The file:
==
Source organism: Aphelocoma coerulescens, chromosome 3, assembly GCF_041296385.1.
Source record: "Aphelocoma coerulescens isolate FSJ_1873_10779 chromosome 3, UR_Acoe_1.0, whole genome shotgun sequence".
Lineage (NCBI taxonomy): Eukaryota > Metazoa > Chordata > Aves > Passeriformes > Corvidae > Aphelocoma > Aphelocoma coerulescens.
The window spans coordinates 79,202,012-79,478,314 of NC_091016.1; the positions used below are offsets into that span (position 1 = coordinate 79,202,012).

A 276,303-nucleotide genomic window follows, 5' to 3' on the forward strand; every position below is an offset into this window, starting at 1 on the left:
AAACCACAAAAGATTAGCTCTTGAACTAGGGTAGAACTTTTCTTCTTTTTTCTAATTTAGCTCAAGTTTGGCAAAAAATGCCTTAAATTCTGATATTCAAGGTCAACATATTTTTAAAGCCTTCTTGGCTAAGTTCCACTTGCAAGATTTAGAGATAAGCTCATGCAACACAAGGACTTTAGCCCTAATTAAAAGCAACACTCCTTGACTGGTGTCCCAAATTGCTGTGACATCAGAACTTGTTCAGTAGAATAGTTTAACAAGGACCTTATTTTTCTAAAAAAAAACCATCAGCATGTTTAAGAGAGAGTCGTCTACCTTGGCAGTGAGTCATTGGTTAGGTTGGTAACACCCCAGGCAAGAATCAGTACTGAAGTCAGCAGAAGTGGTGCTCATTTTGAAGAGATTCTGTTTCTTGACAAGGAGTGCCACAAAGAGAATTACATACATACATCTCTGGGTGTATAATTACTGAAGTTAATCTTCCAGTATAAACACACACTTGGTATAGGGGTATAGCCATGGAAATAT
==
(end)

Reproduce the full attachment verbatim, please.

Source organism: Aphelocoma coerulescens, chromosome 3, assembly GCF_041296385.1.
Source record: "Aphelocoma coerulescens isolate FSJ_1873_10779 chromosome 3, UR_Acoe_1.0, whole genome shotgun sequence".
Lineage (NCBI taxonomy): Eukaryota > Metazoa > Chordata > Aves > Passeriformes > Corvidae > Aphelocoma > Aphelocoma coerulescens.
The window spans coordinates 79,202,012-79,478,314 of NC_091016.1; the positions used below are offsets into that span (position 1 = coordinate 79,202,012).

A 276,303-nucleotide genomic window follows, 5' to 3' on the forward strand; every position below is an offset into this window, starting at 1 on the left:
AAACCACAAAAGATTAGCTCTTGAACTAGGGTAGAACTTTTCTTCTTTTTTCTAATTTAGCTCAAGTTTGGCAAAAAATGCCTTAAATTCTGATATTCAAGGTCAACATATTTTTAAAGCCTTCTTGGCTAAGTTCCACTTGCAAGATTTAGAGATAAGCTCATGCAACACAAGGACTTTAGCCCTAATTAAAAGCAACACTCCTTGACTGGTGTCCCAAATTGCTGTGACATCAGAACTTGTTCAGTAGAATAGTTTAACAAGGACCTTATTTTTCTAAAAAAAAACCATCAGCATGTTTAAGAGAGAGTCGTCTACCTTGGCAGTGAGTCATTGGTTAGGTTGGTAACACCCCAGGCAAGAATCAGTACTGAAGTCAGCAGAAGTGGTGCTCATTTTGAAGAGATTCTGTTTCTTGACAAGGAGTGCCACAAAGAGAATTACATACATACATCTCTGGGTGTATAATTACTGAAGTTAATCTTCCAGTATAAACACACACTTGGTATAGGGGTATAGCCATGGAAATAT